What we should have is a simple, 33.3% royalty based on the price of the resource, charged to the producer at the wellhead. The costs of exploration, drilling &/or extraction, should be managed under the producer’s corporate bottom line, i.e. in determining profit or loss for the purposes of figuring the business’ corporate income taxes, rather than subtracted from the royalty charged.

    We also need policies that protect the smaller players that employ so many Oilpatch workers, like well service companies, welders and pipefitters, survey firms, oilfield haulers and camp operators, and all the other little players in the biz. I’m not talking about the Suncors and Encanas, but the little two and three truck operations.

    This is not a New Democratic report.

    Reply
  6. Peter Moss

    This is the most ridiculous partisan ideological drivel ever written on Daveberta. ‘Rachel Notley boosts her credentials as a pragmatist?’ WTF? Is that supposed to be a good thing?

    The royalty report is a total and absolute capitulation to Big Oil. A complete cave-in by Rachel Notley. She went supine, fetal. The Alberta oil industry must have read Notley the riot act. How else to explain the report’s findings which are totally opposite to what everyone was expecting, and to the very purpose of the report?

    Every study by major think tanks in Canada have concluded just the opposite: that AB was NOT GETTING IT’S FAIR SHARE. Parkland, Pembina, CCPA, even the CD Howe Institute said AB royalty rates were among the lowest in the world and needed to be increased.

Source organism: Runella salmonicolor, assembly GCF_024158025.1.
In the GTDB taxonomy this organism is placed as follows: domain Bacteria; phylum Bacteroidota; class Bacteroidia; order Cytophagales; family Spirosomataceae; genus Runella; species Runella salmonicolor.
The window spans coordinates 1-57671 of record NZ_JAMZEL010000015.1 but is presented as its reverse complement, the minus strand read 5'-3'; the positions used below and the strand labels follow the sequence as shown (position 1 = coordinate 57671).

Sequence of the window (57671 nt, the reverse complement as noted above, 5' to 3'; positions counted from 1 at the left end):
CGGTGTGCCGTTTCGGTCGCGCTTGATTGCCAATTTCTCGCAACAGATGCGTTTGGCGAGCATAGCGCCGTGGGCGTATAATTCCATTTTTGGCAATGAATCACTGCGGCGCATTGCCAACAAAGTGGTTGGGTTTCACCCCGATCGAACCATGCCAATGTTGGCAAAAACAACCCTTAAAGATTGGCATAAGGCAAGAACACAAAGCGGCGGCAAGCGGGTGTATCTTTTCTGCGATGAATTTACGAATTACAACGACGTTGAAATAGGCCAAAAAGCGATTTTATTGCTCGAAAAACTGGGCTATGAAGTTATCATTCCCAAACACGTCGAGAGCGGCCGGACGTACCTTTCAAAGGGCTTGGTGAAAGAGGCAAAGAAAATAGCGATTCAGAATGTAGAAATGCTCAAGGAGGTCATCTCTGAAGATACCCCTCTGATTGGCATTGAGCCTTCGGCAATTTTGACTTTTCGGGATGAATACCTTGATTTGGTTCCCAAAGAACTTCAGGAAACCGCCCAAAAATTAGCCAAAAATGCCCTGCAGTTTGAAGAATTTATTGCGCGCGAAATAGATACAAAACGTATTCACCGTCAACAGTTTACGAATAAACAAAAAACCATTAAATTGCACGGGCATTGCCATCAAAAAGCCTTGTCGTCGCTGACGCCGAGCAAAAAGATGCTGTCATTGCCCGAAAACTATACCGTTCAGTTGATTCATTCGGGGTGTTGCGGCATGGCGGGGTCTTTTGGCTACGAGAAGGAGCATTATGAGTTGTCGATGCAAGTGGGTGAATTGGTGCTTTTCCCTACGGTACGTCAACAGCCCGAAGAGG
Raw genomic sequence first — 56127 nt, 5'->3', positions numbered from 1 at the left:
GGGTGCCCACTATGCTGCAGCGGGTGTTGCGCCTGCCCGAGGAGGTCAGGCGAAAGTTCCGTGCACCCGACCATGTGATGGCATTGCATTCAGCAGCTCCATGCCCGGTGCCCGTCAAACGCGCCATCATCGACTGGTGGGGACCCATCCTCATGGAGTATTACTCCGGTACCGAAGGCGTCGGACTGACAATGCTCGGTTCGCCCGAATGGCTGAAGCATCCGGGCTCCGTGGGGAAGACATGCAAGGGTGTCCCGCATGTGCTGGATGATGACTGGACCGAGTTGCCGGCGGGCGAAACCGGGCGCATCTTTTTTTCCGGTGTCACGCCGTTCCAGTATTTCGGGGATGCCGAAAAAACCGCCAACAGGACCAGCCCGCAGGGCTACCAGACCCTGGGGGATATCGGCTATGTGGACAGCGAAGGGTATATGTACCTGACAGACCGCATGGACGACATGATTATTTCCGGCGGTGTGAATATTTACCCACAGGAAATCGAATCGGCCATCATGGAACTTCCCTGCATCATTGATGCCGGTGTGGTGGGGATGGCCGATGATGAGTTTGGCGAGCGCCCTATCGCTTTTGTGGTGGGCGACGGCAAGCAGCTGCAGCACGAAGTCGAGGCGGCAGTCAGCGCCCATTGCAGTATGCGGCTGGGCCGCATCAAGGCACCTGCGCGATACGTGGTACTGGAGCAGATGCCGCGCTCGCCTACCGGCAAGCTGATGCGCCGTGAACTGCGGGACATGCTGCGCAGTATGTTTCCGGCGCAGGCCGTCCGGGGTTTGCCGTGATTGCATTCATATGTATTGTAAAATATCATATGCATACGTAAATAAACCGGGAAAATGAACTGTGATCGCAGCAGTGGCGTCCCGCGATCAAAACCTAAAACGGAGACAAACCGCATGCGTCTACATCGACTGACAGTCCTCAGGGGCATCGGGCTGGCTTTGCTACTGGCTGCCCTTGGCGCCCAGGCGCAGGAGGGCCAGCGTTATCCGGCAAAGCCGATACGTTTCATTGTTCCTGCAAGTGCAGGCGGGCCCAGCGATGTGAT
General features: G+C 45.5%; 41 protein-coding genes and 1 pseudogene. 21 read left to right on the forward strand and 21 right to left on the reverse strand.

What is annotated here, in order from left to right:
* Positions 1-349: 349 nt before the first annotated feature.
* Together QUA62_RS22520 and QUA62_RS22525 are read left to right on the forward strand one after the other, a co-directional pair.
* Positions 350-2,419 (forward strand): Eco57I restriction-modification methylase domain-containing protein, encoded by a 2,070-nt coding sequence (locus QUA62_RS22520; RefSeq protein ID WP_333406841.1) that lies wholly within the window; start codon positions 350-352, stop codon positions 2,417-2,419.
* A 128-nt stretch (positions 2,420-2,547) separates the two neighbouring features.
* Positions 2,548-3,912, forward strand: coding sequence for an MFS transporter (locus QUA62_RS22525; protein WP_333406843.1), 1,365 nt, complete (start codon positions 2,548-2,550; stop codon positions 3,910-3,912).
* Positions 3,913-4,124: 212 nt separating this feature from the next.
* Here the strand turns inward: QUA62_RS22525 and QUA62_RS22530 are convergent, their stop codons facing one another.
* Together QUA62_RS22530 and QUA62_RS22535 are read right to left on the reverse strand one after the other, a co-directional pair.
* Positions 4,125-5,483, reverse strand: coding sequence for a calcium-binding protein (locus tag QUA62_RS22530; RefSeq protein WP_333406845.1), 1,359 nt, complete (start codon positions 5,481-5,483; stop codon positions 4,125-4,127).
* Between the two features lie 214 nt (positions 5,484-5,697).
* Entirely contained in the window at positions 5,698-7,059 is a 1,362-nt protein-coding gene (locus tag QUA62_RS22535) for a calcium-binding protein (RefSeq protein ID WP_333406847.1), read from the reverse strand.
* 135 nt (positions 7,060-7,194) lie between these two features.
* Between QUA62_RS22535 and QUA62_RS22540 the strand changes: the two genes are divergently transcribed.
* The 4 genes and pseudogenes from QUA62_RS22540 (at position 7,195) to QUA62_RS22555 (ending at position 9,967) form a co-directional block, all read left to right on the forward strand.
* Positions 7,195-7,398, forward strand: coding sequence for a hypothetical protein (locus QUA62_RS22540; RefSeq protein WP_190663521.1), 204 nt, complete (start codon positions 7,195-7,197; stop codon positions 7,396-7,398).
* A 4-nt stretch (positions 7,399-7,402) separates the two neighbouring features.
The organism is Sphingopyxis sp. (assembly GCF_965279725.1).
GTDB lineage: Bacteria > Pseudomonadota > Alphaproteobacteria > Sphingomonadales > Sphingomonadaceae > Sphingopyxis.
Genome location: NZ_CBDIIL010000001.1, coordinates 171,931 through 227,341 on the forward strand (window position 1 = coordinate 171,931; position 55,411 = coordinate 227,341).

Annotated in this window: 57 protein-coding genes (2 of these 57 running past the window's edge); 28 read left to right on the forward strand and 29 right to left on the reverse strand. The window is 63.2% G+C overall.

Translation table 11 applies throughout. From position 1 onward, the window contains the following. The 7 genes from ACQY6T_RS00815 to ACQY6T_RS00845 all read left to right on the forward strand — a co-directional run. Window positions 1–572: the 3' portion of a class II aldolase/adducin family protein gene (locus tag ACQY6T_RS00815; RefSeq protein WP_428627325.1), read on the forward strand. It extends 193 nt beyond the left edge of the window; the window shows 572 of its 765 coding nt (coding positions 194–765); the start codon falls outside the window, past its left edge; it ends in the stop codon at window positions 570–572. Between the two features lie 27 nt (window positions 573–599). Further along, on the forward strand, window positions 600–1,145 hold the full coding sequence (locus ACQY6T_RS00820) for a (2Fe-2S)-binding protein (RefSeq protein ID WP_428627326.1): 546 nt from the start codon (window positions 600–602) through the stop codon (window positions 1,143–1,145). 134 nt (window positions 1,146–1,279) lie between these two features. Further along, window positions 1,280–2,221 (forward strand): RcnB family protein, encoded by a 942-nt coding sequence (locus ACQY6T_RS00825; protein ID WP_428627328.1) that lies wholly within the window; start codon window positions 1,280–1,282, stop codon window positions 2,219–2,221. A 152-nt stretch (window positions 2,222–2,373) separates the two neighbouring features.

This isn’t ‘boosting’ any credentials of the NDP, except that they are known to sell out their constituents. The sell-out has now reached new heights.

    The article’s positive boosterism is an absurd ideological spin on a baffling report that keeps Alberta stuck on a path of giving away its resources, and remains the laughing stock of most of the rest of the world, especially Norway.

    Reply
    1. Dave Cournoyer Post author

      Thanks for the comment, Peter. As I wrote in the post, I believe royalties should be raised and I do not believe Albertans are currently receiving their fair share.

      Reply
  7. Sam Gunsch

    http://thetyee.ca/News/2016/02/02/Alberta-Royalty-Review-Disaster/

    AB’s sad history of asset giveaways to industry.

    excerpt:
    In another submission, the economist Mark Anielski reported how the province would have benefited if it had kept Lougheed’s approach to a robust and healthy royalty regime.
    “Had Alberta maintained a 30 per cent royalty rate on the share of the value of the oil and gas produced between 1971 to 2014, Albertans would have generated $471.4 billion in oil and gas royalties. Had 50 per cent of these royalties been invested in the Alberta Heritage Savings and Trust Fund with annual average return of five per cent per annum we would now have an investment account worth over $481 billion.”

    https://letstalkroyalties.ca/wp-content/uploads/2015/11/11-11-2015_Historical-Analysis-of-Albertas-Oil-and-Gas-Royalties.pdf

    so…Alberta’s conservatives, and their partners/cheerleaders in the RW media/thinktanks, and Calgary’s corporate towers can take credit for missing out on over $450B.

    Reply